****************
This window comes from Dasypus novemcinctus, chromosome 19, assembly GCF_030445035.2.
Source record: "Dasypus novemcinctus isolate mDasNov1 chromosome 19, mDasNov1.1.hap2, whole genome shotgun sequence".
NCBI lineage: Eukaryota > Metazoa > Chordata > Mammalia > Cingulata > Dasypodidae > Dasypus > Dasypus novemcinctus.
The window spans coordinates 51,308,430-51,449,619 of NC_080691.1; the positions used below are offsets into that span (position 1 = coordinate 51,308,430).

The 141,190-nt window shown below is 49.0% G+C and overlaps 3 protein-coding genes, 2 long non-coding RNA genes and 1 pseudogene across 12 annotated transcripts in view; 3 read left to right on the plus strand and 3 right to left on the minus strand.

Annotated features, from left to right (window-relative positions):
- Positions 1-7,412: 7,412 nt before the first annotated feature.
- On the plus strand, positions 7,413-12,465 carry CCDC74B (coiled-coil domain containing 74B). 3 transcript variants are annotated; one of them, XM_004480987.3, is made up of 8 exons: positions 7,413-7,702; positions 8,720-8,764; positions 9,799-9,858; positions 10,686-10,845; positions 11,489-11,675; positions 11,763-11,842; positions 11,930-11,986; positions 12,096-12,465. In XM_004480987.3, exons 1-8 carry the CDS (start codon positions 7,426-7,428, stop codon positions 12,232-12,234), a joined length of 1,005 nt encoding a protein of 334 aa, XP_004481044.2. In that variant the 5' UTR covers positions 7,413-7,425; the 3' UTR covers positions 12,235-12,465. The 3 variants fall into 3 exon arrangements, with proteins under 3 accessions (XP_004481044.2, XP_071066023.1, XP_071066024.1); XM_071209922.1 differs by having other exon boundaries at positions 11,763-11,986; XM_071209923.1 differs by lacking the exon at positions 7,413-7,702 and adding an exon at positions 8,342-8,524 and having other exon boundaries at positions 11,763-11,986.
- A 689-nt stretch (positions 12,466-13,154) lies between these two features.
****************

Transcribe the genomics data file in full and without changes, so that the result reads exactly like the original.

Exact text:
This window comes from Dasypus novemcinctus, chromosome 19, assembly GCF_030445035.2.
Source record: "Dasypus novemcinctus isolate mDasNov1 chromosome 19, mDasNov1.1.hap2, whole genome shotgun sequence".
NCBI lineage: Eukaryota > Metazoa > Chordata > Mammalia > Cingulata > Dasypodidae > Dasypus > Dasypus novemcinctus.
The window spans coordinates 51,308,430-51,449,619 of NC_080691.1; the positions used below are offsets into that span (position 1 = coordinate 51,308,430).

The 141,190-nt window shown below is 49.0% G+C and overlaps 3 protein-coding genes, 2 long non-coding RNA genes and 1 pseudogene across 12 annotated transcripts in view; 3 read left to right on the plus strand and 3 right to left on the minus strand.

Annotated features, from left to right (window-relative positions):
- Positions 1-7,412: 7,412 nt before the first annotated feature.
- On the plus strand, positions 7,413-12,465 carry CCDC74B (coiled-coil domain containing 74B). 3 transcript variants are annotated; one of them, XM_004480987.3, is made up of 8 exons: positions 7,413-7,702; positions 8,720-8,764; positions 9,799-9,858; positions 10,686-10,845; positions 11,489-11,675; positions 11,763-11,842; positions 11,930-11,986; positions 12,096-12,465. In XM_004480987.3, exons 1-8 carry the CDS (start codon positions 7,426-7,428, stop codon positions 12,232-12,234), a joined length of 1,005 nt encoding a protein of 334 aa, XP_004481044.2. In that variant the 5' UTR covers positions 7,413-7,425; the 3' UTR covers positions 12,235-12,465. The 3 variants fall into 3 exon arrangements, with proteins under 3 accessions (XP_004481044.2, XP_071066023.1, XP_071066024.1); XM_071209922.1 differs by having other exon boundaries at positions 11,763-11,986; XM_071209923.1 differs by lacking the exon at positions 7,413-7,702 and adding an exon at positions 8,342-8,524 and having other exon boundaries at positions 11,763-11,986.
- A 689-nt stretch (positions 12,466-13,154) lies between these two features.